Everything You Need To Know About Sandpaper & Abrasives
How Does Sandpaper Work?
Sandpaper works a lot like a saw, chisel, or any other cutting tool in your shop. The particles on sandpaper are made up from a number of sharp edges that cut the wood the same way a saw blade does. The only real difference is that sandpaper, unlike your saw, can't be sharpened. Not exactly. There are two different grades of sandpaper on the market; Commercial and Industrial. The commercial grade is commonly available at hardware stores and home project centers. The industrial grade is usually available only through industrial supply stores. It's made from higher quality materials and is designed to be used in the rigors of the production line.
Sandpaper is Sandpaper, Right?
Not exactly. There are two different grades of sandpaper on the market; Commercial and Industrial. The commercial grade is commonly available at hardware stores and home project centers. The industrial grade is usually available only through industrial supply stores. It's made from higher quality materials and is designed to be used in the rigors of the production line.
What is grit?
When talking about sandpaper "grit" is a reference to the number of abrasive particles per inch of sandpaper. The lower the grit the rougher the sandpaper and conversely, the higher the grit number the smoother the sandpaper. This make sense if you imagine how small the particles on an 800-grit sandpaper would need to be to fit into a 1" square. Sandpaper is referred to by the size of its grit (i.e. 150-grit sandpaper).
The following table is a general guide to the proper uses, although this may vary from wood species to species.
So what's the difference between Commercial and Industrial grades?
three main components to sandpaper; the abrasive grit, the backing
material, and the bonding agents. Industrial grade sandpaper uses
higher quality components as well as tighter manufacturing
Abrasive Grit Industrial grade sandpapers use abrasive grit material that is stronger and less likely to break down or wear out. Higher quality grits are often very finely graded to ensure consistency.
Backing Material Commercial grade sandpapers tend to use craft paper or low-grade fabric as a backing material. Higher grades of backing material are often made from fine cottons or polyesters.
Bonding Agent The bonding agent is the glue that attaches the abrasive to the paper's backing. Lower grades of sandpaper are often made from hide glue, which doesn't hold up well with heat or moisture. Higher-grade bonding agents such as phenolic resin are used for industrial grade sandpapers.
I've heard woodworkers talk about "Going through the grits". What does this mean?
"Going through the grits" is not a reference to eating breakfast in Georgia! It refers to the process of sanding a work piece where a woodworker uses progressively finer pieces of sandpaper to get a smooth finish. By going through the grits each progressive piece of sandpaper removes the scratches from the previous piece. Skipping grits to save time is not necessarily a good idea. You will often end up sanding longer just to remove the scratches left by the previous grit. This is more important with harder woods like maple than it is with softer woods like pine.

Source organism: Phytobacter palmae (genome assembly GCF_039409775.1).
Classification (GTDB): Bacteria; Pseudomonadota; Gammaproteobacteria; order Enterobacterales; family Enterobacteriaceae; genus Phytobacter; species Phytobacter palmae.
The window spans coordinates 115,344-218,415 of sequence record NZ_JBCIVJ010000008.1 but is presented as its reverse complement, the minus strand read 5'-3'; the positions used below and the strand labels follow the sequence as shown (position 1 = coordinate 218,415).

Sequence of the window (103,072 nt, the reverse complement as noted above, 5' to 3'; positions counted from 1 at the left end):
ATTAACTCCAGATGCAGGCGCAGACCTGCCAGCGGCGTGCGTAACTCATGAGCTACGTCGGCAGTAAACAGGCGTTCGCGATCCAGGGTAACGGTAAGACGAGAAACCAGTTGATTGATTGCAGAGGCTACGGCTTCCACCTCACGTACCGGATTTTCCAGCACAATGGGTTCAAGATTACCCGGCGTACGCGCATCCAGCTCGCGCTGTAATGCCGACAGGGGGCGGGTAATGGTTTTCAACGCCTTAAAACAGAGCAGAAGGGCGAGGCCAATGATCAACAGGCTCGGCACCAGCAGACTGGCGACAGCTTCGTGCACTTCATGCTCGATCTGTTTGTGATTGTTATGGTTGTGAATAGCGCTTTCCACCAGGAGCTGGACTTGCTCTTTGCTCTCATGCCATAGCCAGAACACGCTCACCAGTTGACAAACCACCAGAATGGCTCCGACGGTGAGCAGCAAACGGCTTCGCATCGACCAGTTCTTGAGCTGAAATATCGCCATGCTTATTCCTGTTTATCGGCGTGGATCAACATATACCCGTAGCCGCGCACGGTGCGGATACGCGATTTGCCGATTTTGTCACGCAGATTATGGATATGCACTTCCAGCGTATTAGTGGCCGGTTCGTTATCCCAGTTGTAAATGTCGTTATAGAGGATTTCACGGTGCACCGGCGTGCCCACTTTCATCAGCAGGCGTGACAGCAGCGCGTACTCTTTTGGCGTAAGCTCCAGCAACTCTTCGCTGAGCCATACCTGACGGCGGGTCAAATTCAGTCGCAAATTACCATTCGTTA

When Can I stop Sanding?
In most cases you can stop sanding at 150 or 180-grit. If you plan to use a water-based stain it's best to sand up to a 200-grit sandpaper. This is because water based stains can tend to pickup and magnify a scratch. It can also be a waste of time to sand with very fine sandpaper. Sanding maple with 400-grit sandpaper, for example, will tend to seal off the grain and prevent finishes from penetrating.
What's the difference between "Open-coat" and "Closed-coat" sandpaper?
Open-coat sandpaper has gaps and open spaces between the grits that helps prevent clogging by giving the sawdust a place to go. Open-coat is most often used for woodworking. The spaces in the sandpaper can cover 40-60% of the sandpaper's surface. Closed-coat is better for sanding metal and wood finishes but clogs easily with sawdust.
Steel wool begins life as a 3,000-lb. roll of 1/8-in.-dia. steel wire. This wire is drawn across serrated knives that scrape off tiny wire shavings from the larger wire. These shavings are carded into an irregular, interlocked steel-wool mat, which is formed into rolls or pads and cut to final shape. The larger the diameter of the shavings, the coarser the texture of the steel wool.
Steel wool is graded in a numerical "aught" (a bastardization of the word naught or zero) scale, the coarsest being graded 4 and the finest graded 0000 (pronounced four aught). Mostly, I use two grades of steel wool, 0000 and 3. I use 0000 to rub finishes, apply wax and clean hardware. I use 3 sometimes when stripping finishes. There are times that I'll use 000 also, when I want a duller finish while rubbing out.
Scotch- Brite Pads:
About 20 years ago, the Scotch-Brite dishwashing pad was introduced by the 3M Co. Made from a non woven plastic, the pad has real sandpaper-type grit (aluminum oxide or silicon carbide) impregnated throughout its 1/8-in. thickness. Unlike steel wool, the grade of the pad is determined by the coarseness of the grit, not by the thickness of the individual plastic strands. It quickly became obvious that this material had some real advantages over steel wool. The tough synthetic pad doesn't tear apart or shred little bits of metal wire, making it ideal for sanding between coats of finish and, in particular, on items such as chairs and table legs, where broken bits of steel wool collect. Like sandpaper, the pad does shed some abrasive particles, but a gentle blast of compressed air or a swipe with a tack cloth removes them.